If you came to me 22 years ago and told me I'd be second guessing the number one plumber in video games, I would have told you to fuck right off (in a much more polite, 8-year-old tone). Until very recently, I had always been a ridiculously faithful Mario fan -- especially as a child. I collected everything from posters and comics to pasta noodles (seriously). I even had a letter printed in the September 1991 issue of Adventures of Super Mario Bros. by Valiant Comics (which I'm searching for again, so contact me if you have it).
But here we are 22 years later, and Mario as a whole is less than thrilling. Don't get me wrong though, the Wii's Super Mario Galaxy and New Super Mario Bros. on the original Nintendo DS are shining examples of new Mario titles doing the right thing. But when you create sequels to these kinds of entries, the results are far less novel. So does New Super Mario Bros. 2 manage to shake things up just the right way?
Well, yes and no -- but mostly no.
New Super Mario Bros. 2 is your basic Mario game in every sense of the word. Multiple worlds, multiple levels, and a handful of power-ups with the same running and jumping physics we've seen for two-and-a-half decades. The koopa kids capture the princess (again), and Mario and Luigi must rescue her (again). You can even store an extra power-up in a slot on the bottom screen, just like most Mario side-scrollers since Super Mario World in 1991.
The game's main hook involves collecting literally hundreds of thousands of coins everywhere you go. It's a bit on the ridiculous side, too. Oh, you walked under a certain platform? Have some coins. Hit a coin block over 10 times? Your head turns into a coin block and you spew coins all over the place the faster you move. There are super wide question mark blocks containing multiple coins at once, other larger ones housing giant coins worth 10, 30, 50 or 100 coins, and gold power-ups that make everything explode into more coins -- it goes on and on. And the reason? Well, that's never explained. The instruction booklet is basically a small pamphlet explaining performable moves (which have been mainstays for over a decade), so there's nothing there. No monologues, no story sequences, no real reason.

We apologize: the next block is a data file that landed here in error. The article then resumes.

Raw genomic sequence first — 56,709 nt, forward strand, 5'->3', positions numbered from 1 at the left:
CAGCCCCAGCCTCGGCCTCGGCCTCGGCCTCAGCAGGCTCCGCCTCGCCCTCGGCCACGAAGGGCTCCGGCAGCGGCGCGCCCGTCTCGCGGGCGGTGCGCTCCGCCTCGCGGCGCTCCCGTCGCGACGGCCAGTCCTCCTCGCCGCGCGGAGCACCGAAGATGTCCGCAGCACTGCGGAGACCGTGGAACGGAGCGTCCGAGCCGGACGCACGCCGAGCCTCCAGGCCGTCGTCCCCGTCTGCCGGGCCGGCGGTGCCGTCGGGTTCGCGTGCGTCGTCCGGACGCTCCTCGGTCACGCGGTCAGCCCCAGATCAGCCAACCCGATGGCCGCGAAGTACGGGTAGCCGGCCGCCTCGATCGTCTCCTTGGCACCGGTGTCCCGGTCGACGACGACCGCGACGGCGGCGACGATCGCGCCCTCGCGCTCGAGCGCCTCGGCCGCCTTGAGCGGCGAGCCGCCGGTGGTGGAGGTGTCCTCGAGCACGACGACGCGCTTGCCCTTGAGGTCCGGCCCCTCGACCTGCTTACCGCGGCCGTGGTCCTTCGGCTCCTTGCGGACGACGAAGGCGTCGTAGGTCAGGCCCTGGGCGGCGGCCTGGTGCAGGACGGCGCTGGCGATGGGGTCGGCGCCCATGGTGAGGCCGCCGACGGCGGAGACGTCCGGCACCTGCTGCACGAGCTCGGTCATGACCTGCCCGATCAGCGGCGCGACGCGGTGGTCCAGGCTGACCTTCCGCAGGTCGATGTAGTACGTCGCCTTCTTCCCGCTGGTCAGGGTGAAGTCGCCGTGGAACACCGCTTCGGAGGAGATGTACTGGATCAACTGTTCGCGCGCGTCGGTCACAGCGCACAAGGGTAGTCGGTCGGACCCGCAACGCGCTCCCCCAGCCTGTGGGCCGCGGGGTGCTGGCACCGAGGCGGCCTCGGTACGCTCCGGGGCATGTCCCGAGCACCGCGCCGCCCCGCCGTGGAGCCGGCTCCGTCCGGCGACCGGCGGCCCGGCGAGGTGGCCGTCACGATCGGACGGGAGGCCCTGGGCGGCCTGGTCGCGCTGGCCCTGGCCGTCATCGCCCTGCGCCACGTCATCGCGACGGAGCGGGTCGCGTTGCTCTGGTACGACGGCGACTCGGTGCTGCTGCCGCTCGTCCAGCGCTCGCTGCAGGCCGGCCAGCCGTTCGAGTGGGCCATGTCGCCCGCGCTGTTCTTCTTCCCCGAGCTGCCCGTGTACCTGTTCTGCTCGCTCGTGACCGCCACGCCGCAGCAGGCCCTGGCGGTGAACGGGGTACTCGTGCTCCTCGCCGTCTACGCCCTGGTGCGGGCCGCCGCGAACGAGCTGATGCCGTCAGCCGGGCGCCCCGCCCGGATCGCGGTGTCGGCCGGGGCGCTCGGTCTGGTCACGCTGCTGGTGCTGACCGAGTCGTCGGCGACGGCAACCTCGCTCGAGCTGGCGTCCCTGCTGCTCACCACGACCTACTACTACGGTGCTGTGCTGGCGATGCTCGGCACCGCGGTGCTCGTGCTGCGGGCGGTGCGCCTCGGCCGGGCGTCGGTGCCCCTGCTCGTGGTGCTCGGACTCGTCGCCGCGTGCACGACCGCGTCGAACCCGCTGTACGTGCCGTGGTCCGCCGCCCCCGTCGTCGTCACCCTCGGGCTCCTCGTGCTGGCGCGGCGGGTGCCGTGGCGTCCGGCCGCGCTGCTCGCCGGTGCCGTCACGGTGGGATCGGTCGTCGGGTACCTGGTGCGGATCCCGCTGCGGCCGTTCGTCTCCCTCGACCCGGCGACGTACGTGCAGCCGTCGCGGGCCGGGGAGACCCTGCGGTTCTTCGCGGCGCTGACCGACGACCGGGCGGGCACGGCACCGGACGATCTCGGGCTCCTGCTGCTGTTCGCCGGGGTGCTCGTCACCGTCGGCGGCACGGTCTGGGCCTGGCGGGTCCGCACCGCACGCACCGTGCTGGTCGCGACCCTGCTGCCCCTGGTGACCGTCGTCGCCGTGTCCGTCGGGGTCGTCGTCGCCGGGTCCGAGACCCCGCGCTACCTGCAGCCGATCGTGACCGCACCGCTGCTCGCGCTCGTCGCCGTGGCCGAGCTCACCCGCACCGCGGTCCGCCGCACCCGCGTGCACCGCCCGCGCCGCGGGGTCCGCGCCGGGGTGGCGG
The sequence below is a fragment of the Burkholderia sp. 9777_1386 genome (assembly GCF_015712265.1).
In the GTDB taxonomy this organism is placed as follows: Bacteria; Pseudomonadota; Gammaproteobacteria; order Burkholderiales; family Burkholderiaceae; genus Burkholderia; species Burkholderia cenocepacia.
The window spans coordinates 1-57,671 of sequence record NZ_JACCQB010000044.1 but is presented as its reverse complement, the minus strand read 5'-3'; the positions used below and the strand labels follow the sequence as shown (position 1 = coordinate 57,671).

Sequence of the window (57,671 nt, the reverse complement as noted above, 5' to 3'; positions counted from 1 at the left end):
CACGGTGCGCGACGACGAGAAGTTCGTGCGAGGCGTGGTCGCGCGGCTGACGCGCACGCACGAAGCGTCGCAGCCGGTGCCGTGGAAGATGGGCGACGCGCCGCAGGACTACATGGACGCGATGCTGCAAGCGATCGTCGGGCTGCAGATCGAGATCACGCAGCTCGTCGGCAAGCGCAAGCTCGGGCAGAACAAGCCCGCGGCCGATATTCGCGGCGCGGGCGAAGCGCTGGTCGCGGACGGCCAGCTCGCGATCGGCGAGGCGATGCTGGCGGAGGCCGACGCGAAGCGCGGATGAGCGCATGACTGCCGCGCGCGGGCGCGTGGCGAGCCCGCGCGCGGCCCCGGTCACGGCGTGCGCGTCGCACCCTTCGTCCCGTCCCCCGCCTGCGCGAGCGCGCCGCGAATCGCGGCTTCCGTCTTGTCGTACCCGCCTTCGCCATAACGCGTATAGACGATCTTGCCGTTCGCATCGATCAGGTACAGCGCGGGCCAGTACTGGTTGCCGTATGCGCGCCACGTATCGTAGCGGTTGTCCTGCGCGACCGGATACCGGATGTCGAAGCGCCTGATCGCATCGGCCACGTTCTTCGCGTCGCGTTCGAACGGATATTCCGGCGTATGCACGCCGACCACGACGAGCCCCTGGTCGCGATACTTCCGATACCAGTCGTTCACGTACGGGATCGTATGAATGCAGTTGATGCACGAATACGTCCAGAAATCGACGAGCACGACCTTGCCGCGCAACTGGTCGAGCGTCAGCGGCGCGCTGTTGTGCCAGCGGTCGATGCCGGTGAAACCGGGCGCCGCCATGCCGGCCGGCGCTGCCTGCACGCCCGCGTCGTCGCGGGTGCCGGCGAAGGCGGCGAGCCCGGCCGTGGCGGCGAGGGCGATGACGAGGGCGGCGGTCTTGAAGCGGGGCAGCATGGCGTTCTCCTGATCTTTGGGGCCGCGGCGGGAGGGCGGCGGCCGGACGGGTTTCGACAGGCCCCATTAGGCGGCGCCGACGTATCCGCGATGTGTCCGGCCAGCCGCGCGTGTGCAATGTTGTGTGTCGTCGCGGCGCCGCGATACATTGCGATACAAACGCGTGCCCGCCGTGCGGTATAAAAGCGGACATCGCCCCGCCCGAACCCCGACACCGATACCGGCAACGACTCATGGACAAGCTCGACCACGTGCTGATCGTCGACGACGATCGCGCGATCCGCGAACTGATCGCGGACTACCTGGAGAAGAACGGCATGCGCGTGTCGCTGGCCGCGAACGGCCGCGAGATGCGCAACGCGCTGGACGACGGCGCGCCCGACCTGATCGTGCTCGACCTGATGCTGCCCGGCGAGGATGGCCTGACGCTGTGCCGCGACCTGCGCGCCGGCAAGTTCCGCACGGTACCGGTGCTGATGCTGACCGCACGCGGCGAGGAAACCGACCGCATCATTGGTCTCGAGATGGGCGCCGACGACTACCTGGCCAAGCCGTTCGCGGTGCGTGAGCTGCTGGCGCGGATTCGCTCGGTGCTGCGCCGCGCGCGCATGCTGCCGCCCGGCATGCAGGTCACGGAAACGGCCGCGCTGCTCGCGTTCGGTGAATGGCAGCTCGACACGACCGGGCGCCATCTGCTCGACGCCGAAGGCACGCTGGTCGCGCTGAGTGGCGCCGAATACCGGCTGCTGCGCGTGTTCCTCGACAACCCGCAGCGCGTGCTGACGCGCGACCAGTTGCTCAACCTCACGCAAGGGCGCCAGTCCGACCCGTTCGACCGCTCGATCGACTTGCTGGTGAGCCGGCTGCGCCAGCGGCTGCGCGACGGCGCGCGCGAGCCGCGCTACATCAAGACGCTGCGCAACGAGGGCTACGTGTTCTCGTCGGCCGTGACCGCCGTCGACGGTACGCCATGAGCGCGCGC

But it's said that the overall goal of this game is to collect one million coins. Again, for no specific reason. There were times when I would receive a spot pass notification that would tell me the global coin collection tally (the last update notifying me of a global total of 97 billion).
Speaking of ungodly coin collection amounts, lives are still just 100 coins, meaning you'll get an extra three or four lives for every life you lose in most cases, even if you're a terrible player. I never saw the "game over" screen, and finished with over 150 lives. What's the point of having these lives anyway? Why not just do away with them and the whole concept of "game over"? This is compounded by the replacement for the “Super Guide” function of New Super Mario Bros. Wii with the Golden Leaf, a power-up which shortens the takeoff distance for flight and makes Mario invincible throughout the stage, save for pits or lava.